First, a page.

Saturday, July 16, 2016

Buskers beat the Metro ban

Busker in Washington, DC, have had a tough time of it in the last couple of years. Transit police have been moving them on from their pitches with more-than-required firmness.

Also more than legal firmness, too. Alex Young had already faced down the Metro transit authority and had the courts put a stop to the practice; this week he went back to court and won his costs. Which by that time, had got up to USD50,000.

The Metro had made things worse for themselves by trying to argue down the costs:

Jeffrey Louis Light, a private civil rights attorney who represented Young in conjunction with the Rutherford Institute, a Charlottesville group that advocates for civil liberties, said Metro’s decision to contest the fees increased them by about $20,000 as the issue was drawn out in court.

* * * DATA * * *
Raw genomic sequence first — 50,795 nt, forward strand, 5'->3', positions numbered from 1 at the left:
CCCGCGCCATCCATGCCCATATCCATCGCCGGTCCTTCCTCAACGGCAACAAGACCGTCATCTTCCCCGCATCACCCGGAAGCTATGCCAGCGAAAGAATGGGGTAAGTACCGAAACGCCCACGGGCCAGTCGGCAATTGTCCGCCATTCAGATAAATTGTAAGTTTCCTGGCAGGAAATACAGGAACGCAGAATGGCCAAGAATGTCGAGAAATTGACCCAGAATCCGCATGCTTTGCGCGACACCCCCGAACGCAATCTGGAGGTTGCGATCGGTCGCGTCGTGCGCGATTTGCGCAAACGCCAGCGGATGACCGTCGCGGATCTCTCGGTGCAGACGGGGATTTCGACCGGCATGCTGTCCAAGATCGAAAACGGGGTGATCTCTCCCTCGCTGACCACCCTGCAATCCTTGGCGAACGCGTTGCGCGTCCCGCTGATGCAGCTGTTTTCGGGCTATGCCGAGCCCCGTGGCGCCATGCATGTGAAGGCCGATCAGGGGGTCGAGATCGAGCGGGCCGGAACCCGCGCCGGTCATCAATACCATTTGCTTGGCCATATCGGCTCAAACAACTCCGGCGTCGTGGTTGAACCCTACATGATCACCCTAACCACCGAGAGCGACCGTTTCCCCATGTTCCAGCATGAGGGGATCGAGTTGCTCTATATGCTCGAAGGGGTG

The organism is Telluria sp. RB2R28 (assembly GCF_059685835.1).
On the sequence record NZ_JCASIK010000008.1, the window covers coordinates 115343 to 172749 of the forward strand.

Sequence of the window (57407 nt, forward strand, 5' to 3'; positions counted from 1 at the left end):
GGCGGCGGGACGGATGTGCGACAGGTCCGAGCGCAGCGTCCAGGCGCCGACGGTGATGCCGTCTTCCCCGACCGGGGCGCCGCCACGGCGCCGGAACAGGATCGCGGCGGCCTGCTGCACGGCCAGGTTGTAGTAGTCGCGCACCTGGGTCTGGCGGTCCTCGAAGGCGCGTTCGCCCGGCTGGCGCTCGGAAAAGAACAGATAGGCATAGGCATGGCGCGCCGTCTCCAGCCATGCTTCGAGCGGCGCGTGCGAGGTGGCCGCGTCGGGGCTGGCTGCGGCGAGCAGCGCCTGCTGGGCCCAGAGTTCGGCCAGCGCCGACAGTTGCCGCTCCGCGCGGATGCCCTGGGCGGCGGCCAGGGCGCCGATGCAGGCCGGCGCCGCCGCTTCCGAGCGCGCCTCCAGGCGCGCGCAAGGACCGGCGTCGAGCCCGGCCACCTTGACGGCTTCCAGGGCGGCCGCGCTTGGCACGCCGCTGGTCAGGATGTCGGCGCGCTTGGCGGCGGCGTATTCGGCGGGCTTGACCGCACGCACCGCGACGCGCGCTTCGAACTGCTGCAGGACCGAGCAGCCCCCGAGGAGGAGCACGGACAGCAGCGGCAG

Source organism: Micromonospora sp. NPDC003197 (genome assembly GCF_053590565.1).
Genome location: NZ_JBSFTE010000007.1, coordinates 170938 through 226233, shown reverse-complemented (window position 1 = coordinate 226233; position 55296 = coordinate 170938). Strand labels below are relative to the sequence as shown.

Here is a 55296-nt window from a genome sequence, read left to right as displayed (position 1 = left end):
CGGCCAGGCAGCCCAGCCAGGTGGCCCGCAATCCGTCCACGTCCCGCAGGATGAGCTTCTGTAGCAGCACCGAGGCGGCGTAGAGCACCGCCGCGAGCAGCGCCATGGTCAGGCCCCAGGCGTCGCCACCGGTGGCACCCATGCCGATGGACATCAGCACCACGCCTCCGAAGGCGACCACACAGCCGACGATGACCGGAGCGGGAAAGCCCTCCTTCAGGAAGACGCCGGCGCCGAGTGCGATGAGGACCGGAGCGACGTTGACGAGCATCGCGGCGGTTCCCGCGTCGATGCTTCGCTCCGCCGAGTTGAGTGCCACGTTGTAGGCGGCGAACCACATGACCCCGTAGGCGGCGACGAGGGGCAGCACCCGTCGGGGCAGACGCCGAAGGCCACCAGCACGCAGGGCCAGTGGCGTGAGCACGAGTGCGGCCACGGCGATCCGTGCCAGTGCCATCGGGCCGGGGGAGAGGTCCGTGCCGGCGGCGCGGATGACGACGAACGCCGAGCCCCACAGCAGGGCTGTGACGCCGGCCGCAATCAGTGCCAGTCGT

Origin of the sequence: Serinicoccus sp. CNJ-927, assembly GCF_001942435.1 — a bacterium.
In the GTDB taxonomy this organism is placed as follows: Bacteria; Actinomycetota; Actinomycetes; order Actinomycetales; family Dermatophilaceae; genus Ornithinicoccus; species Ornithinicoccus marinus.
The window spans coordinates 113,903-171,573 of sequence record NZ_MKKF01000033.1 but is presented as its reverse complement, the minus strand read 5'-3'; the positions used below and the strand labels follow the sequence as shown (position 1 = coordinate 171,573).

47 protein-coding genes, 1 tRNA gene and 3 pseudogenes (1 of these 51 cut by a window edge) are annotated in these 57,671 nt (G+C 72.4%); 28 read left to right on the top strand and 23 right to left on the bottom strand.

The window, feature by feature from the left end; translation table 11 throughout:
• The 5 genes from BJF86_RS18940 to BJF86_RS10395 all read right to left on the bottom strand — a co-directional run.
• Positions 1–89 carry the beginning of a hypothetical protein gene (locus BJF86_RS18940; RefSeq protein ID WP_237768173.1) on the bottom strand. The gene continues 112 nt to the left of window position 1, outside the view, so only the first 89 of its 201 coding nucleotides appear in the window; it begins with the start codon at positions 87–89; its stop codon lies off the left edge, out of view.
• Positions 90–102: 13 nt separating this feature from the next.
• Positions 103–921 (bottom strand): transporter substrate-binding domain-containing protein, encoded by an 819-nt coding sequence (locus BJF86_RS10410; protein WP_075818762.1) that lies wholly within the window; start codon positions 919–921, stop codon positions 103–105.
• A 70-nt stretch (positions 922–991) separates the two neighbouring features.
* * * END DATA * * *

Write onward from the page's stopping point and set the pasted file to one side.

“They’re a business,” said Light, who will take home $33,447.10 in the case at hourly rates of up to $661. “They need to make sensible business decisions. This is not one of them.”
Jeffrey had a further burn for the transportation authority:
“They spent time arguing over whether this guy should have his guitar case open, and for what?” he said.
The head of the Metro, Paul J. Wiedefeld, is currently learning the chords from The Boxer in order to cover the costs.

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